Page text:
Although many telescope mounts have appeared in the past, only the "Suhler" "claw mounts" produced in Germany have provided a mount that is instantly detachable from the firearm, instantly re-attachable, all without tools or loose parts, always returns to "zero" for accuracy and which lends beauty and symmetry to a fine rifle. Most of the other mounts require that the user must search for a screw driver or a large coin whith which to turn or remove screws in order to remove the telescope from the firearm. It is sometimes necessary to remove the telescope under such conditions as thick heavy grass or bushes or in failing light or when the lens of the telescope have been soiled with mud or some other matter. This is usually when the user discovers that he has neglected to bring along a screwdriver or that to avoid noise, he removed all coins from his pocket and now has no means to lossen the retaining screws to remove the telescope. If he has such things with him he finds that he must now remove his eyes from the game in order to see the screws on his telescope mount and may fail to follow the movement of the game animal and loose it as a result. This new and novel mount departs from the old art and provides a telescope that can be quickly removed from or installed on a firearm without tools and without the user taking his eyes from quarry and may be removed very silently, even in the dark.
The "Suhler claw mounts" referred to above are very expensive in that they must be hand fitted to each individual rifle if the optimum results are to be obtained. This invention allows the manufacturer to use standard machining methods and the user is able to install the mounts himself resulting in a very versatile mount at a very reasonable price. When the telescope is removed from the firearm, the remaining bases are complimentary to the firearm and the absence of protruding base structure presents a more symmetrical and graceful appearance to the firearm. The locking lugs and the matching cavities in the bases are known and have been in use for many years and are not novel. The mounting of the locking lug in the post of the telescope holding ring is one of the principal novelties of the invention, as locking is accomplished by rotation of the locking lug while the telescope and the holding ring remains stationary. This new invention also eliminates many of the causes of mis-alignment of the telescope as since the front mount is pivotally secured, and the front mount is also hinged for vertical movement of the rear of the telescope, a condition such as is found in a universal joint is present and with the pivotal locking of the rear mount included, many areas of mis-alignment are eliminated even when the lateral adjustment feature is utilized. Although the device is shown in the drawings as having a hinged front base, an unhinged base may be used and the rear locking lug may enter the rear base through an opening in the side of the base as shown in FIG. 10. The novelty and usefullness of this new invention will become more apparent in the detailed description that follows.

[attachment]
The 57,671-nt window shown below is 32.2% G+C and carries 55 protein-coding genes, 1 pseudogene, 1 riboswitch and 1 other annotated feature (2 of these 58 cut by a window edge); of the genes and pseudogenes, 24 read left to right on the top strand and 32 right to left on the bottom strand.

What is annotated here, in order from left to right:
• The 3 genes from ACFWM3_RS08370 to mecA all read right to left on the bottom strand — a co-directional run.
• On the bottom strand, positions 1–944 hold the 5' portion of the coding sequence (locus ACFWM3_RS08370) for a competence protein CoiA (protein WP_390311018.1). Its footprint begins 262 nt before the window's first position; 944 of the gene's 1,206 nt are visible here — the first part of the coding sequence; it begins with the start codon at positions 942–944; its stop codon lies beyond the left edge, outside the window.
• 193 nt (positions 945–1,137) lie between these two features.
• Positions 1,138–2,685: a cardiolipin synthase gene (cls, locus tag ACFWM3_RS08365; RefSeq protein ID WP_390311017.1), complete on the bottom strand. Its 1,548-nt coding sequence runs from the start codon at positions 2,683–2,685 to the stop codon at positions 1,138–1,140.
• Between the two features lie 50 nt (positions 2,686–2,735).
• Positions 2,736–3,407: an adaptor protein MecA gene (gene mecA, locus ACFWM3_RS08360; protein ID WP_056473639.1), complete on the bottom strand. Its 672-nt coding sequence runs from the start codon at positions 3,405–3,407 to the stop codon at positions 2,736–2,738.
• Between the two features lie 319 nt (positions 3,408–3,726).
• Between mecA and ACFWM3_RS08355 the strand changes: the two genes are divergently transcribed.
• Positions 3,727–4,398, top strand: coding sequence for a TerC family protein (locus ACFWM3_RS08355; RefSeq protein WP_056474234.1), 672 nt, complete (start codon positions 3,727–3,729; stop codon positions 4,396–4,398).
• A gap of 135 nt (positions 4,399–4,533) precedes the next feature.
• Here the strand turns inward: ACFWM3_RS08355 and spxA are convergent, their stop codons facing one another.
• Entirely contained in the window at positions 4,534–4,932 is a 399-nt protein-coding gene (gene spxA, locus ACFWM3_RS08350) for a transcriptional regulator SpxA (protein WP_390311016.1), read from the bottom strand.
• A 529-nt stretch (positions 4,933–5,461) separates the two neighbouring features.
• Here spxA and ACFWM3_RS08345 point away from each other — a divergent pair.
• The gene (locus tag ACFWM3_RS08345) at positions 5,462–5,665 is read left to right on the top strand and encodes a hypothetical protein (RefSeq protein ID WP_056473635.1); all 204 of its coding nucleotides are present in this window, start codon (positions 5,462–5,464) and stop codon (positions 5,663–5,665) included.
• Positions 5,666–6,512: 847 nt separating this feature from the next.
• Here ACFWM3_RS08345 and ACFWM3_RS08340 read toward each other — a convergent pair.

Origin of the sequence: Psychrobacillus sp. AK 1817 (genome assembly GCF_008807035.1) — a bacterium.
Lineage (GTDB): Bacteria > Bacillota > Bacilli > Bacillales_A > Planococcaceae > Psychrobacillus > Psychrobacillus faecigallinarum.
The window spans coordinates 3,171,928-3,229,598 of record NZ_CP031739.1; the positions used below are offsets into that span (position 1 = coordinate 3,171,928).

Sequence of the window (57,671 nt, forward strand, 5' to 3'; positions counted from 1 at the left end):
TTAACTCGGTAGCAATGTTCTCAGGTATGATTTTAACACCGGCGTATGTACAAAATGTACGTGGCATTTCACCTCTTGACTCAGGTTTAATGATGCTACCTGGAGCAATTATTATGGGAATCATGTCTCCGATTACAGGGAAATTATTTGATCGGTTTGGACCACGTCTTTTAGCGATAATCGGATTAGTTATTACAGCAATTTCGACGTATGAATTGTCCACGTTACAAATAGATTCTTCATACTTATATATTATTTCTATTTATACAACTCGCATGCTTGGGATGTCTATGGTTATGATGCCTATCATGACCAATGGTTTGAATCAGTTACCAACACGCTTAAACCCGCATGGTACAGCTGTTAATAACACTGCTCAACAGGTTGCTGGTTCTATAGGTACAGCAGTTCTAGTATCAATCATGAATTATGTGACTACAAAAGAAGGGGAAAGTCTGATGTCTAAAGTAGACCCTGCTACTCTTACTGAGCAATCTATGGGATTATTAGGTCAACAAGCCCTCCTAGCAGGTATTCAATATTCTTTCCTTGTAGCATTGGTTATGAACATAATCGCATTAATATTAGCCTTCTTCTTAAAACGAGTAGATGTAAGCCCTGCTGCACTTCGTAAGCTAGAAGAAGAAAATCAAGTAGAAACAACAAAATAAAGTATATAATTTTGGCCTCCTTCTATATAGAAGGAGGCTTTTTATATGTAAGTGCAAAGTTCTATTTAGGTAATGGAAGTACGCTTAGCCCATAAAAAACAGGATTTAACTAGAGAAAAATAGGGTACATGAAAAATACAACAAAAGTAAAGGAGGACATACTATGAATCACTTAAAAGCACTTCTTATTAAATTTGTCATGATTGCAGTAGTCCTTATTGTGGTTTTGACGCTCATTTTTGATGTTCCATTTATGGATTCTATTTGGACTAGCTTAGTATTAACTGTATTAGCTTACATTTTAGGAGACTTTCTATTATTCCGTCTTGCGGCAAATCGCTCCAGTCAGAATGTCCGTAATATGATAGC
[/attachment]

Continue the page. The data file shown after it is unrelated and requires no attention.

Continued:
It is a principal object of this invention to provide a novel and improved telescope mount for firearms.
A second objective is to provide a new and novel telescope that is instantly removable from the firearm without the use or necessity of tools.
Another object is to provide a telescope mount that is more self aligning to eliminate stresses and internal tensions to the optical system of the telescope and resulting in better accuracy for the user of the firearm.
A further object of this invention is to provide the novel rotating locking member which is mounted in the body of the telescope holding ring.
A still further object of this invention is to provide a new locking system wherein the lateral adjustment is not disturbed when the telescope is removed from the firearm or when the telescope is re-installed on the firearm.
A still further object of this invention is to provide a new telescope mounting system that allows the telescope to be removed from the firearm or re-installed on the firearm in a vertical motion by using rotating locks at both ends of the telescope and eliminating a swinging motion and a vertical hinged movement for use of telescopes made with a very large objective lens.
Additional objects are to provide a new and novel telescope mount that is easy and simple to use, rugged, reliable and relatively inexpensive to manufacture.
FIG. 1 shows a rifle with a telescope mounted thereon.
FIG. 2 is a top view of a telescope mounted on a rifle, in broken lines, showing that a telescope mount may be attached to the base at right angles, swinging to a locking position.
FIG. 3 shows a telescope mounted on a rifle and that a hinged front mount allows the telescope to swing vertically to connect with the rear mount, the movement of the telescope shown in broken lines.
FIG. 4 is a sectional side view showing the construction of the mountings.
FIG. 5 is an exploded view showing the component parts of the mounts with the telescope body shown in broken lines.
FIG. 6 is a cross section view showing a locking lug in a locked position in a base.
FIG. 7 is a sectional view showing a locking lug in an unlocked position in a base.
FIG. 8 is a cross sectional view showing construction of the windage adjustment system.
FIG. 9 is a top view showing a one piece base with two lever operated rings mounted thereon allowing vertical insertion of the locking lugs into the base.
FIG. 10 shows an alternate type of base with a side opening so that a locking lug may be introduced into the base from the side.